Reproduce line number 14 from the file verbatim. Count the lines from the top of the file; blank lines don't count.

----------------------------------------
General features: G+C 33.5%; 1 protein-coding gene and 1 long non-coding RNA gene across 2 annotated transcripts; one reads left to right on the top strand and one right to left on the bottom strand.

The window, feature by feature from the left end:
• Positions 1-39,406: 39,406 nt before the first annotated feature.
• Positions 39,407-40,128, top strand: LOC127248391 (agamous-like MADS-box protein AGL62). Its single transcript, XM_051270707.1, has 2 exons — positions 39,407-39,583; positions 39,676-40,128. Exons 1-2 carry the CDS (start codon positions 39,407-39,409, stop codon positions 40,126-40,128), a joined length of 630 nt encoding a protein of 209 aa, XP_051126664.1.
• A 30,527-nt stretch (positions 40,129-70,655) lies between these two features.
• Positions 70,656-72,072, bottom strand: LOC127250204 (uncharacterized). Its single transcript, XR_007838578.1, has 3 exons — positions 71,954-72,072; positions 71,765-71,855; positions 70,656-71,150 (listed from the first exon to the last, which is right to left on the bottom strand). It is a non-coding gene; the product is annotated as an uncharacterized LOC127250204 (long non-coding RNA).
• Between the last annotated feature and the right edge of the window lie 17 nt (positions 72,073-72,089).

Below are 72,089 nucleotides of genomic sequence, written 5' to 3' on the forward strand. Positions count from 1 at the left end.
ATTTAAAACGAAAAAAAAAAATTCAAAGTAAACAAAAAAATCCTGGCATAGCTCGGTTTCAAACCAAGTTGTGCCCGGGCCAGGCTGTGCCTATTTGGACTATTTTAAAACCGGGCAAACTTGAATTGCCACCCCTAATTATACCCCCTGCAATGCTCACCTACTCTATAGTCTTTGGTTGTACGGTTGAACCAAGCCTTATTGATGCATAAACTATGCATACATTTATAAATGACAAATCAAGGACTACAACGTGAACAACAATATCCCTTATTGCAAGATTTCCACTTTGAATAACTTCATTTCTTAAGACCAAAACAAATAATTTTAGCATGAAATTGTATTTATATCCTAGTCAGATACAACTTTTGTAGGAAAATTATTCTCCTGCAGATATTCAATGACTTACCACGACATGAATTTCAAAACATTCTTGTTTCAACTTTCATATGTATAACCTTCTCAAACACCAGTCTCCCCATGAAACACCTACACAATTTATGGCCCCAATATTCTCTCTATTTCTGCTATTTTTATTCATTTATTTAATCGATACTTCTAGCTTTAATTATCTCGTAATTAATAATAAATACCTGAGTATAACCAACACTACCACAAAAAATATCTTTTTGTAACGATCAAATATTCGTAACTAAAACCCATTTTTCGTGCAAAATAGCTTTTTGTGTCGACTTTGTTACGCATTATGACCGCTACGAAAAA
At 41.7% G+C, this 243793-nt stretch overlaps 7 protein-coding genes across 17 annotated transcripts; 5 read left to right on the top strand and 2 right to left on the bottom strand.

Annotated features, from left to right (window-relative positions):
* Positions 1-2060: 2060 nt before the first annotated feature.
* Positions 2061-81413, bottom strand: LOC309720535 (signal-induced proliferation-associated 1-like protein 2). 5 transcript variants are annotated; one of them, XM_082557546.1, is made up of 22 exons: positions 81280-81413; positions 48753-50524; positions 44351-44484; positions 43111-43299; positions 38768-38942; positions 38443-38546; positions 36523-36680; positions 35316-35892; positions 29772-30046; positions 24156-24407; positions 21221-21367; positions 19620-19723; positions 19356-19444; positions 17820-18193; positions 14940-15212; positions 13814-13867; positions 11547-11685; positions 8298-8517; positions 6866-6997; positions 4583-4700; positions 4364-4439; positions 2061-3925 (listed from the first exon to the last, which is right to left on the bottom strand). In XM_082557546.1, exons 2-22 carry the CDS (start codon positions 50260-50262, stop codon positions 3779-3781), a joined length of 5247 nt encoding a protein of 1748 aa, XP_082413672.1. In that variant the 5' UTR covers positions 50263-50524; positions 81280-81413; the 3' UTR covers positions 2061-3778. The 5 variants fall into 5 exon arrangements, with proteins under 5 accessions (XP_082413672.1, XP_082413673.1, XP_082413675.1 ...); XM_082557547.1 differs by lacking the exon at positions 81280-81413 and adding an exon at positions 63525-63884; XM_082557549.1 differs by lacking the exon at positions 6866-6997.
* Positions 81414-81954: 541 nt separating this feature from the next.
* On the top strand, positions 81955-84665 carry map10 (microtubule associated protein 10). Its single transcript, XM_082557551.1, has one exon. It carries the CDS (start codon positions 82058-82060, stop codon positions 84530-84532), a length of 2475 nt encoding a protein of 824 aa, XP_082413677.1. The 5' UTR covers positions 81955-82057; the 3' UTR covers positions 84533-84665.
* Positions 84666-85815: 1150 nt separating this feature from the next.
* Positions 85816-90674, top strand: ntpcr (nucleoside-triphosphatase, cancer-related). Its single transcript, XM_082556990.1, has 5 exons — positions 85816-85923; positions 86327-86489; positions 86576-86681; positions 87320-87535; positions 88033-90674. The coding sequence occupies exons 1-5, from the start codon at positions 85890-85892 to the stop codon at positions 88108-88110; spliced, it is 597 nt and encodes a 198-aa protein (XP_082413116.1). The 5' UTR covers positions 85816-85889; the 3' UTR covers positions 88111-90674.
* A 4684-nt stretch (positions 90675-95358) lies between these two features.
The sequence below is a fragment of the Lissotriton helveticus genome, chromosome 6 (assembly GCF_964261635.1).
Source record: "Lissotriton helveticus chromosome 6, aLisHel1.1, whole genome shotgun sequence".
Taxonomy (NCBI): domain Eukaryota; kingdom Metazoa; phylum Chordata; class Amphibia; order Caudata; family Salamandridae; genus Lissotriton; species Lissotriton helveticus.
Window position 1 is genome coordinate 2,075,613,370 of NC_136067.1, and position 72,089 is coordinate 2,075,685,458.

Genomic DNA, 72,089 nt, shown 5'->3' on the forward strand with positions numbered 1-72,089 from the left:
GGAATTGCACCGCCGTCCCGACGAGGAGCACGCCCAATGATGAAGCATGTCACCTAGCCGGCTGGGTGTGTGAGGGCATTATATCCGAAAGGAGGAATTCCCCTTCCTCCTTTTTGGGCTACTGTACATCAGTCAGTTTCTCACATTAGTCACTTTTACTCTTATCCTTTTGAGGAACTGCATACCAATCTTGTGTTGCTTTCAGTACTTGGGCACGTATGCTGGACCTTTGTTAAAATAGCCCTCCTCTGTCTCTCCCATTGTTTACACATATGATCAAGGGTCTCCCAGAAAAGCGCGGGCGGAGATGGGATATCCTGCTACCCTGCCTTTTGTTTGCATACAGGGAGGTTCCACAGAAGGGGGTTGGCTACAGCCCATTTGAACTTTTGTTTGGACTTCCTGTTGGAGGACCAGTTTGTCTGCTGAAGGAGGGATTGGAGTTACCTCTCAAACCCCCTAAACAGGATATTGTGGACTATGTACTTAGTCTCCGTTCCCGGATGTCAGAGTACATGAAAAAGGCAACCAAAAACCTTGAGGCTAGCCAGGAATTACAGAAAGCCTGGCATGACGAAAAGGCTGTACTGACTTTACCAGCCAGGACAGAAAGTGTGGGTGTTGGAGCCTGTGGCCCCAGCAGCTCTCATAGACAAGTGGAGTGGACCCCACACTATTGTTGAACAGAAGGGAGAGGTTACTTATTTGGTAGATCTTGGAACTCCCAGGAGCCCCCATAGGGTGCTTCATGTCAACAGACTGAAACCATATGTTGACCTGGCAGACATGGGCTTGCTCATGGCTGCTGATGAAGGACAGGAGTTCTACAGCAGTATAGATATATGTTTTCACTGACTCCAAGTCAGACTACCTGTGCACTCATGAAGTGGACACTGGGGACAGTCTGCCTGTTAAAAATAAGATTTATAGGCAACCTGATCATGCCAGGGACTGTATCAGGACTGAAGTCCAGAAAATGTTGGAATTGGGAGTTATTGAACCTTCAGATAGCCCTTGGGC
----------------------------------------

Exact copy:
* Positions 81414-81954: 541 nt separating this feature from the next.